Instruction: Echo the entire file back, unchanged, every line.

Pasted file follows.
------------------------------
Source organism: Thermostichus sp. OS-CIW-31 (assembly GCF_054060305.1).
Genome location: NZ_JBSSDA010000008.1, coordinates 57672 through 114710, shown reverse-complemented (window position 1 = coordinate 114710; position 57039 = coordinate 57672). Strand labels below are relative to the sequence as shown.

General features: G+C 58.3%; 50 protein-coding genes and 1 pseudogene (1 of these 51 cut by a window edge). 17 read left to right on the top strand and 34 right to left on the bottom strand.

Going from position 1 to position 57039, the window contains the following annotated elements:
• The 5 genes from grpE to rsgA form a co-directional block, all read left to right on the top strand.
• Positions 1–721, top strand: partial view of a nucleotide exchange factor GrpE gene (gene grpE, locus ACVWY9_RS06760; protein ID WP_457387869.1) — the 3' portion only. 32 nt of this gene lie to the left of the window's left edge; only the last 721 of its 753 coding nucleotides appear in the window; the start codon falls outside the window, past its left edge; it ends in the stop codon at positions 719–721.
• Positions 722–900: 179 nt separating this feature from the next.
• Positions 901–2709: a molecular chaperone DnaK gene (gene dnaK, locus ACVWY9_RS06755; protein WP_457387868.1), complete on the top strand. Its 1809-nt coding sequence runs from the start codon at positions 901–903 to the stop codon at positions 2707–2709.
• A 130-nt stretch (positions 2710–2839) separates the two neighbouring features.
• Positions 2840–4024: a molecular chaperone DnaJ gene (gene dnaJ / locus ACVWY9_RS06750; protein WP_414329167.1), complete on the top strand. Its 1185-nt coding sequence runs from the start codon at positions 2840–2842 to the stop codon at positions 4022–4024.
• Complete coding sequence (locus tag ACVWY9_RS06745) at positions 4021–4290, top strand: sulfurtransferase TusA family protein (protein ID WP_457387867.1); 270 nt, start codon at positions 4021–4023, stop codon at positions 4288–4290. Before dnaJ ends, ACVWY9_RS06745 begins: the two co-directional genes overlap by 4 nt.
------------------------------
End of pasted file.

Source organism: Thermostichus sp. OS-CIW-31 (assembly GCF_054060305.1).
Genome location: NZ_JBSSDA010000008.1, coordinates 57672 through 114710, shown reverse-complemented (window position 1 = coordinate 114710; position 57039 = coordinate 57672). Strand labels below are relative to the sequence as shown.

General features: G+C 58.3%; 50 protein-coding genes and 1 pseudogene (1 of these 51 cut by a window edge). 17 read left to right on the top strand and 34 right to left on the bottom strand.

Going from position 1 to position 57039, the window contains the following annotated elements:
• The 5 genes from grpE to rsgA form a co-directional block, all read left to right on the top strand.
• Positions 1–721, top strand: partial view of a nucleotide exchange factor GrpE gene (gene grpE, locus ACVWY9_RS06760; protein ID WP_457387869.1) — the 3' portion only. 32 nt of this gene lie to the left of the window's left edge; only the last 721 of its 753 coding nucleotides appear in the window; the start codon falls outside the window, past its left edge; it ends in the stop codon at positions 719–721.
• Positions 722–900: 179 nt separating this feature from the next.
• Positions 901–2709: a molecular chaperone DnaK gene (gene dnaK, locus ACVWY9_RS06755; protein WP_457387868.1), complete on the top strand. Its 1809-nt coding sequence runs from the start codon at positions 901–903 to the stop codon at positions 2707–2709.
• A 130-nt stretch (positions 2710–2839) separates the two neighbouring features.
• Positions 2840–4024: a molecular chaperone DnaJ gene (gene dnaJ / locus ACVWY9_RS06750; protein WP_414329167.1), complete on the top strand. Its 1185-nt coding sequence runs from the start codon at positions 2840–2842 to the stop codon at positions 4022–4024.
• Complete coding sequence (locus tag ACVWY9_RS06745) at positions 4021–4290, top strand: sulfurtransferase TusA family protein (protein ID WP_457387867.1); 270 nt, start codon at positions 4021–4023, stop codon at positions 4288–4290. Before dnaJ ends, ACVWY9_RS06745 begins: the two co-directional genes overlap by 4 nt.